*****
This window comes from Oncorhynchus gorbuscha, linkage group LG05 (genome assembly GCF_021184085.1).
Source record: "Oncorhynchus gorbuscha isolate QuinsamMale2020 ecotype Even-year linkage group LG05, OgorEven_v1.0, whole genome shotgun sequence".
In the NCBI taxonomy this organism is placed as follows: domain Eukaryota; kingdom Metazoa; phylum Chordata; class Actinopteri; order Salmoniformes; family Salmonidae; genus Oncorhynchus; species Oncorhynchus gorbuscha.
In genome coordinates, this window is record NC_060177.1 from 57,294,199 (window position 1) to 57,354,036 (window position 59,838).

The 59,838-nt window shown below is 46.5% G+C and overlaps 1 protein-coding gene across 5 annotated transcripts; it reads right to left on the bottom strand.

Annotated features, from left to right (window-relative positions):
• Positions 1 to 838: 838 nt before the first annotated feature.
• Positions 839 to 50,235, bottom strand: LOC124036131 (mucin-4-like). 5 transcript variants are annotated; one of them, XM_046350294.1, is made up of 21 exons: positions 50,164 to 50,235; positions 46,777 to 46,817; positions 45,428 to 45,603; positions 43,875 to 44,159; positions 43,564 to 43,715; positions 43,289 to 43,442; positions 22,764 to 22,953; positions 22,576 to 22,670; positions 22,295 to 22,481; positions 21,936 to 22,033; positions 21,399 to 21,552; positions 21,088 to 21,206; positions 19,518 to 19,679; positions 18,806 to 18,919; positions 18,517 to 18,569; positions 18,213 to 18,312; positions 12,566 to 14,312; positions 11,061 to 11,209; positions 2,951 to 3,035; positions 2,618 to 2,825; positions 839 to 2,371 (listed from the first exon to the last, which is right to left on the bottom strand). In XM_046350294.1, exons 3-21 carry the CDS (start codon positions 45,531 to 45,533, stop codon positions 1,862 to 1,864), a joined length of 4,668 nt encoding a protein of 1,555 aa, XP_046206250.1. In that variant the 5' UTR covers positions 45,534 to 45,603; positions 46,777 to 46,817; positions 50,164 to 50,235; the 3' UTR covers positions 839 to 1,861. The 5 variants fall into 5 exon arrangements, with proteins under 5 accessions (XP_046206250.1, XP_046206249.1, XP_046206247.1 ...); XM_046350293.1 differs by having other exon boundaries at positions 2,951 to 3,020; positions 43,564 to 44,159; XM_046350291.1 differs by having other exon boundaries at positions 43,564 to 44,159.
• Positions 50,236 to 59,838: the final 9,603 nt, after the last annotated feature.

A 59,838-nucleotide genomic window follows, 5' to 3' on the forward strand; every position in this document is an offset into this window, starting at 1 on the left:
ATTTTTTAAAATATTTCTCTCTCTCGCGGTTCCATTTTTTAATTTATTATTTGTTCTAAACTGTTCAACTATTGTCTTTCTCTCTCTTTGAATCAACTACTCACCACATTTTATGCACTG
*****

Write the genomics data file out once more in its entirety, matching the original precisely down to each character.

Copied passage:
This window comes from Oncorhynchus gorbuscha, linkage group LG05 (genome assembly GCF_021184085.1).
Source record: "Oncorhynchus gorbuscha isolate QuinsamMale2020 ecotype Even-year linkage group LG05, OgorEven_v1.0, whole genome shotgun sequence".
In the NCBI taxonomy this organism is placed as follows: domain Eukaryota; kingdom Metazoa; phylum Chordata; class Actinopteri; order Salmoniformes; family Salmonidae; genus Oncorhynchus; species Oncorhynchus gorbuscha.
In genome coordinates, this window is record NC_060177.1 from 57,294,199 (window position 1) to 57,354,036 (window position 59,838).

The 59,838-nt window shown below is 46.5% G+C and overlaps 1 protein-coding gene across 5 annotated transcripts; it reads right to left on the bottom strand.

Annotated features, from left to right (window-relative positions):
• Positions 1 to 838: 838 nt before the first annotated feature.
• Positions 839 to 50,235, bottom strand: LOC124036131 (mucin-4-like). 5 transcript variants are annotated; one of them, XM_046350294.1, is made up of 21 exons: positions 50,164 to 50,235; positions 46,777 to 46,817; positions 45,428 to 45,603; positions 43,875 to 44,159; positions 43,564 to 43,715; positions 43,289 to 43,442; positions 22,764 to 22,953; positions 22,576 to 22,670; positions 22,295 to 22,481; positions 21,936 to 22,033; positions 21,399 to 21,552; positions 21,088 to 21,206; positions 19,518 to 19,679; positions 18,806 to 18,919; positions 18,517 to 18,569; positions 18,213 to 18,312; positions 12,566 to 14,312; positions 11,061 to 11,209; positions 2,951 to 3,035; positions 2,618 to 2,825; positions 839 to 2,371 (listed from the first exon to the last, which is right to left on the bottom strand). In XM_046350294.1, exons 3-21 carry the CDS (start codon positions 45,531 to 45,533, stop codon positions 1,862 to 1,864), a joined length of 4,668 nt encoding a protein of 1,555 aa, XP_046206250.1. In that variant the 5' UTR covers positions 45,534 to 45,603; positions 46,777 to 46,817; positions 50,164 to 50,235; the 3' UTR covers positions 839 to 1,861. The 5 variants fall into 5 exon arrangements, with proteins under 5 accessions (XP_046206250.1, XP_046206249.1, XP_046206247.1 ...); XM_046350293.1 differs by having other exon boundaries at positions 2,951 to 3,020; positions 43,564 to 44,159; XM_046350291.1 differs by having other exon boundaries at positions 43,564 to 44,159.
• Positions 50,236 to 59,838: the final 9,603 nt, after the last annotated feature.

A 59,838-nucleotide genomic window follows, 5' to 3' on the forward strand; every position in this document is an offset into this window, starting at 1 on the left:
ATTTTTTAAAATATTTCTCTCTCTCGCGGTTCCATTTTTTAATTTATTATTTGTTCTAAACTGTTCAACTATTGTCTTTCTCTCTCTTTGAATCAACTACTCACCACATTTTATGCACTG